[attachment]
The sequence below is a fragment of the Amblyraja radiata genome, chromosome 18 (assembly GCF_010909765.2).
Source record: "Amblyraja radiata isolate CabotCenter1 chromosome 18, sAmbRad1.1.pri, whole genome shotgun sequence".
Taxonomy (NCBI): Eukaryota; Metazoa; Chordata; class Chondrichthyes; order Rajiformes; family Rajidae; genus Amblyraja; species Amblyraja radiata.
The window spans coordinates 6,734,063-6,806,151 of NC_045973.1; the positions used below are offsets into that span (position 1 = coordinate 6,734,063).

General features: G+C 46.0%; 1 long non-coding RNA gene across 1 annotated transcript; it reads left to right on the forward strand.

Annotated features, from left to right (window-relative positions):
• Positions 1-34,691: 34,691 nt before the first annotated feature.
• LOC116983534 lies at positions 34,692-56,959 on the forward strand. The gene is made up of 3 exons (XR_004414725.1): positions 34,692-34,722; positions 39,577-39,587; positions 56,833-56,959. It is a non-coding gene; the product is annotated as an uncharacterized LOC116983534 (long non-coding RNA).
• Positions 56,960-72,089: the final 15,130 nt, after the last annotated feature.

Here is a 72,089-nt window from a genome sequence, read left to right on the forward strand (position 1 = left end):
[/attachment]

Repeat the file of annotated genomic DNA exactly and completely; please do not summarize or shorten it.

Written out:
The sequence below is a fragment of the Amblyraja radiata genome, chromosome 18 (assembly GCF_010909765.2).
Source record: "Amblyraja radiata isolate CabotCenter1 chromosome 18, sAmbRad1.1.pri, whole genome shotgun sequence".
Taxonomy (NCBI): Eukaryota; Metazoa; Chordata; class Chondrichthyes; order Rajiformes; family Rajidae; genus Amblyraja; species Amblyraja radiata.
The window spans coordinates 6,734,063-6,806,151 of NC_045973.1; the positions used below are offsets into that span (position 1 = coordinate 6,734,063).

General features: G+C 46.0%; 1 long non-coding RNA gene across 1 annotated transcript; it reads left to right on the forward strand.

Annotated features, from left to right (window-relative positions):
• Positions 1-34,691: 34,691 nt before the first annotated feature.
• LOC116983534 lies at positions 34,692-56,959 on the forward strand. The gene is made up of 3 exons (XR_004414725.1): positions 34,692-34,722; positions 39,577-39,587; positions 56,833-56,959. It is a non-coding gene; the product is annotated as an uncharacterized LOC116983534 (long non-coding RNA).
• Positions 56,960-72,089: the final 15,130 nt, after the last annotated feature.

Here is a 72,089-nt window from a genome sequence, read left to right on the forward strand (position 1 = left end):